The 6 Best Ways for Solopreneurs to Manage their Books Even if you don't have a taste for accounting.
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The following excerpt is from Money-Smart Solopreneur: A Personal Finance System for Freelancers, Entrepreneurs, and Side-Hustlers, out now via Entrepreneur Press. Purchase from Amazon | Barnes & Noble | Bookshop | IndieBound.
Good record keeping is just good business. How you manage data, account for financial transactions and store and retrieve your records is part of running and maintaining your company. Use the following six tips for a more successful balancing act.
1. Separate business and personal data
The line between personal and business finances can get blurry for solopreneurs. It's important to separate the two, so you can easily monitor the progress of your business, plan for the future and create financial statements for specific periods, such as monthly or annually.
Clear business records allow you to identify sources of income, tag tax-deductible expenses and easily prepare your taxes. Without a proper record-keeping system, tracking the details of your business and complying with the law may be close to impossible. For instance, if you don't have a system to determine which restaurant meals or vehicle miles were personal and which were for business, you might be unable to claim valid business expenses as tax deductions.
2. Use a business bank account
To keep your business and personal finances completely separate, open a dedicated business bank account. If your business is incorporated (such as an S corp or LLC), you must have separate accounts to legally distinguish your business and personal finances. Remember that the purpose of incorporating is to create an entirely separate entity from yourself. You'll need a separate business bank account where you can deposit checks made payable to your business.
If your business name is the same as your personal name, you could likely cash business checks or deposit them into your personal account. And regardless of your business-entity type or name, you can pay business bills and expenses from a personal checking account and still claim them as a business-tax deduction. But these actions certainly muddy up your financial waters. So even if you could avoid having a business bank account, it's still a good idea to establish one.
3. Apply for a business credit card
Most business checking accounts offer a variety of ways to make payments, including debit cards, online bill pay and electronic transfers. However, depending on the amount and type of purchases you need to make, you may want to apply for a business credit card. Just like with a business bank account, a business credit card makes it easy to keep your business and personal finances separate.
You don't have to own a huge business or even incorporate to qualify for a business card — even part-time sole proprietors may be eligible. You can apply for a card even if your business is new and hasn't started earning revenue. However, if you do have income, that's a plus. You'll likely need to estimate your anticipated spending on the card, which helps issuers determine the size of your credit line. If you're not sure how much available credit you'll need, it's better to estimate higher rather than lower.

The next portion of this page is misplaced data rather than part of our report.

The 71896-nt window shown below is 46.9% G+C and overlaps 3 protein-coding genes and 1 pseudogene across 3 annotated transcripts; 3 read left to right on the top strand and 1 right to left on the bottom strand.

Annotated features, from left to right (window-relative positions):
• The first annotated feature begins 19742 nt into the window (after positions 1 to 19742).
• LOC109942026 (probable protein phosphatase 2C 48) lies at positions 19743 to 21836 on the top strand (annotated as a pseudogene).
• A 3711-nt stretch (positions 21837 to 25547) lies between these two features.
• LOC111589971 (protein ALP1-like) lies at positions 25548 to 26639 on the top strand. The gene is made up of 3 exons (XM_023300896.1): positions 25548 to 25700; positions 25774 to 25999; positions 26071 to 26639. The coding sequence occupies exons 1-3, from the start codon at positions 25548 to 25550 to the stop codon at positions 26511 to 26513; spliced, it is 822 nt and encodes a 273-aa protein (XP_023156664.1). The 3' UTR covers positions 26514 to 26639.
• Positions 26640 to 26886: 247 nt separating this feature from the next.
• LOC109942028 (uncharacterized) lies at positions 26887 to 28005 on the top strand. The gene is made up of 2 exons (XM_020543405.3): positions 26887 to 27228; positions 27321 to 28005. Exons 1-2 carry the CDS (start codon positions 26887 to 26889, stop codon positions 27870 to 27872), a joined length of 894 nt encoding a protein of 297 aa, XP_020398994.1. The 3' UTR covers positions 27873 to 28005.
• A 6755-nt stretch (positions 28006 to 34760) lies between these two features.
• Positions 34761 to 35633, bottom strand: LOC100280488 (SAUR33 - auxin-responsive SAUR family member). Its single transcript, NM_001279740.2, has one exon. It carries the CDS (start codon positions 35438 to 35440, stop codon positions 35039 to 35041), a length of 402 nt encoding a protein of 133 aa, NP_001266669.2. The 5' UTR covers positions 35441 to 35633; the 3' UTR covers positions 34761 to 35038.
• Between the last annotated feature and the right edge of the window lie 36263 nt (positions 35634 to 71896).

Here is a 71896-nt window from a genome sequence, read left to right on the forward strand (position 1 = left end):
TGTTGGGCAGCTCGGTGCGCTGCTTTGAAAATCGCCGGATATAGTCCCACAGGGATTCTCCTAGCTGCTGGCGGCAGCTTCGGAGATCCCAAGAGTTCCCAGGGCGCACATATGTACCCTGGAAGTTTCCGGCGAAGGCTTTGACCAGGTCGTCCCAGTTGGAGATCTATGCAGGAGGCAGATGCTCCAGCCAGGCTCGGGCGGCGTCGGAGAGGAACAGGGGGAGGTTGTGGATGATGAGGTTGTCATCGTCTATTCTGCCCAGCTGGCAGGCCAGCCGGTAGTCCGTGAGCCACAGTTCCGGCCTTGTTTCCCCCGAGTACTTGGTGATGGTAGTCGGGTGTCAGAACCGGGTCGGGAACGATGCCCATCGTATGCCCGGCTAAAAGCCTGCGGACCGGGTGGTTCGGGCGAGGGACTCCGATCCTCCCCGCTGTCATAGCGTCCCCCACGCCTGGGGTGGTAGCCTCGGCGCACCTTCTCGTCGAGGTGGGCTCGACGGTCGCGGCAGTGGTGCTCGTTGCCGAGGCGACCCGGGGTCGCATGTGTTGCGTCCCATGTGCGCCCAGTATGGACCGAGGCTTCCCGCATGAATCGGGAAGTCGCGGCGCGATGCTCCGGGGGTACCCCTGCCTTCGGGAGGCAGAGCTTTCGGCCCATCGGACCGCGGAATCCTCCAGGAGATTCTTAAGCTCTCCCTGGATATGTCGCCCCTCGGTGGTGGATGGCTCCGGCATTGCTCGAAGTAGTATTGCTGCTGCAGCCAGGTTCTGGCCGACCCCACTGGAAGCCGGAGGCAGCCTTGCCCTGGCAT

4. Find an accounting system suited to your needs
No matter the type, size or complexity of your business, you must find an accounting system that suits your company's requirements. The IRS allows you to choose any record-keeping system you like, as long as it clearly shows your income and expenses. Your system could be entirely manual and written on paper. But I don't think there's a real substitute for an online financial tool or desktop accounting software. Just think about the advantages of being able to use a smartphone app to send an invoice, track billable time or take a photo of a receipt that gets automatically uploaded and stored in the cloud. Most small-business accounting programs are easy to use, even if you're not an accountant. They typically allow you to upload images of receipts and documents and to automatically import data from financial institutions.
5. Always get receipts for business expenses
While being self-employed means that you're responsible for paying more taxes than a W-2 employee, the upside is that you get to claim business-tax deductions. Tax deductions are great because they reduce the amount of taxable income for your business, which in turn cuts the tax you must pay.
But the proof that your tax deduction is valid is on you. That means you must keep supporting documents, such as receipts, invoices and payments to employees. The good news is that you can store these crucial documents digitally, instead of as paper records, if you wish. You can still claim a tax deduction even if you don't have the receipt. However, if the IRS audits any of your tax returns, you may be asked to explain exactly how you calculated the taxes you paid.
6. Go as paperless as possible
Going paperless, or as paperless as possible, saves space in your office and keeps your data and documents safe from theft, fire or water damage. Not only does a paperless system save environmental resources, but it also saves time. Try to eliminate all incoming papers, such as bills, account statements and receipts.
Note that there are some vital paper documents you will still need to keep, such as deeds, licenses or business records with original seals. You may have other records or contracts that should be retained for legal purposes. When in doubt, check with an attorney for legal requirements and statutes of limitations in your state. Continually pare down what you receive each month. Every time you open your physical mailbox and see paper inside, make a note to log on to your online account or contact the merchant and request to go paperless.
No one likes hitting the books, but it's essential if you want to stay in business.